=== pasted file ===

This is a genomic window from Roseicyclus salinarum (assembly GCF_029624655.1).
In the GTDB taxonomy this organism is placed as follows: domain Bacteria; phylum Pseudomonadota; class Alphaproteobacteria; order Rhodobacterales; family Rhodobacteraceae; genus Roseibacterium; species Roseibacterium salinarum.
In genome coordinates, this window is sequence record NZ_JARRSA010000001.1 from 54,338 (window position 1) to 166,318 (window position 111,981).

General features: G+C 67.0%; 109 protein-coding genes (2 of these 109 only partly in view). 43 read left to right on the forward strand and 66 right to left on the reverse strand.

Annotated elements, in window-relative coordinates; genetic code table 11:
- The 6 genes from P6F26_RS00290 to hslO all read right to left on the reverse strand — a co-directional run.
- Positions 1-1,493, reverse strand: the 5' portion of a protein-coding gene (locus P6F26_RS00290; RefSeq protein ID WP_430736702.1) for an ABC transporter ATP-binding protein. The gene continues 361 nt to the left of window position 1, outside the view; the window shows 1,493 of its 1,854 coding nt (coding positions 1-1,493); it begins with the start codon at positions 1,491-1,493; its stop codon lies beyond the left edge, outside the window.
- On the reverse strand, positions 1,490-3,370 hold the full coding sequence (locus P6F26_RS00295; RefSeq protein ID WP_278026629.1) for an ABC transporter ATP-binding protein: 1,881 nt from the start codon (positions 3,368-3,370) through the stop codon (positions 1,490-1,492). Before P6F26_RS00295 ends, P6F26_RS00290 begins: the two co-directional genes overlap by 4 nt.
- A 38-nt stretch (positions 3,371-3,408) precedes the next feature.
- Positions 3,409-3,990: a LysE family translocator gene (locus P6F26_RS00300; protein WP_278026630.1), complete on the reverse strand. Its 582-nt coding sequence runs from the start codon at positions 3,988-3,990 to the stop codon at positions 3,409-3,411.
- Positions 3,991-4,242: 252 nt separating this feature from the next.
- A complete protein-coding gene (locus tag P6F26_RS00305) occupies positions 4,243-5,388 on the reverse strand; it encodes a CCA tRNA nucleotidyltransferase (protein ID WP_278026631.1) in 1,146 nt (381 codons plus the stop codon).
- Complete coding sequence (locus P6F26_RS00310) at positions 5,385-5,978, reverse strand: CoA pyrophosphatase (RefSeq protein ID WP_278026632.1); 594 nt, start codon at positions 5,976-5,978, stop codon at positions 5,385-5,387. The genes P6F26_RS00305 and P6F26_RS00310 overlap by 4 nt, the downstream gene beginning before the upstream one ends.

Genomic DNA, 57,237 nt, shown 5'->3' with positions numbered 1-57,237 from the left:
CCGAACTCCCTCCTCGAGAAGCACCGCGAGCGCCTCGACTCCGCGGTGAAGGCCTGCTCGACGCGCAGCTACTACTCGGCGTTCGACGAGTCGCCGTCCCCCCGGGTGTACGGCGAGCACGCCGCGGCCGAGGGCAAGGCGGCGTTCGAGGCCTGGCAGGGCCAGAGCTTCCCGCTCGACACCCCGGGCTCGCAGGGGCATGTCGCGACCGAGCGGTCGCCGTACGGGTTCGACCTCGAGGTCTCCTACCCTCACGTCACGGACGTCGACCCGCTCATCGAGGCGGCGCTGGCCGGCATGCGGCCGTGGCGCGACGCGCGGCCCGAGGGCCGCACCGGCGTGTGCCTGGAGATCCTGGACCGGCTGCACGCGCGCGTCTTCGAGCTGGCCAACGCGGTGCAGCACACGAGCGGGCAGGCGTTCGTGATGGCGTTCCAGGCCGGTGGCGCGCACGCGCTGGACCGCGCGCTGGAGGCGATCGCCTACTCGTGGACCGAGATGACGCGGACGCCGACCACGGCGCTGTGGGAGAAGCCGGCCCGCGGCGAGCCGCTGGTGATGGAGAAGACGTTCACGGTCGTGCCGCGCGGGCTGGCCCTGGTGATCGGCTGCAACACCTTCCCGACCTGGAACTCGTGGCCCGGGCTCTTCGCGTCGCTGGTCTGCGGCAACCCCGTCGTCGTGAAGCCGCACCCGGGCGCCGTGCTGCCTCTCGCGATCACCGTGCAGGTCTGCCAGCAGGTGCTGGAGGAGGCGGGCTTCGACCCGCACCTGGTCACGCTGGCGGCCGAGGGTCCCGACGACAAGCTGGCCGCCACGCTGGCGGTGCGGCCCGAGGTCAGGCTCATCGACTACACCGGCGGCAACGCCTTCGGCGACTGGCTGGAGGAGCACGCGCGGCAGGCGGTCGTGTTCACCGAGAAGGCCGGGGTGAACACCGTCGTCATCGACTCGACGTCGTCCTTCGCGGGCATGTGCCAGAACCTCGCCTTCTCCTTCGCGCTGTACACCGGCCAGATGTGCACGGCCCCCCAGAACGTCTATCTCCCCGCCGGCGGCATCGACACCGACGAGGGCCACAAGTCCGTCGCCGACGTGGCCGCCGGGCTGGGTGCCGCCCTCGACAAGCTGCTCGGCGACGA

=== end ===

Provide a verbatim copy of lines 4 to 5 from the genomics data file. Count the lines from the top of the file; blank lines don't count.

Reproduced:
General features: G+C 67.0%; 109 protein-coding genes (2 of these 109 only partly in view). 43 read left to right on the forward strand and 66 right to left on the reverse strand.

Annotated elements, in window-relative coordinates; genetic code table 11: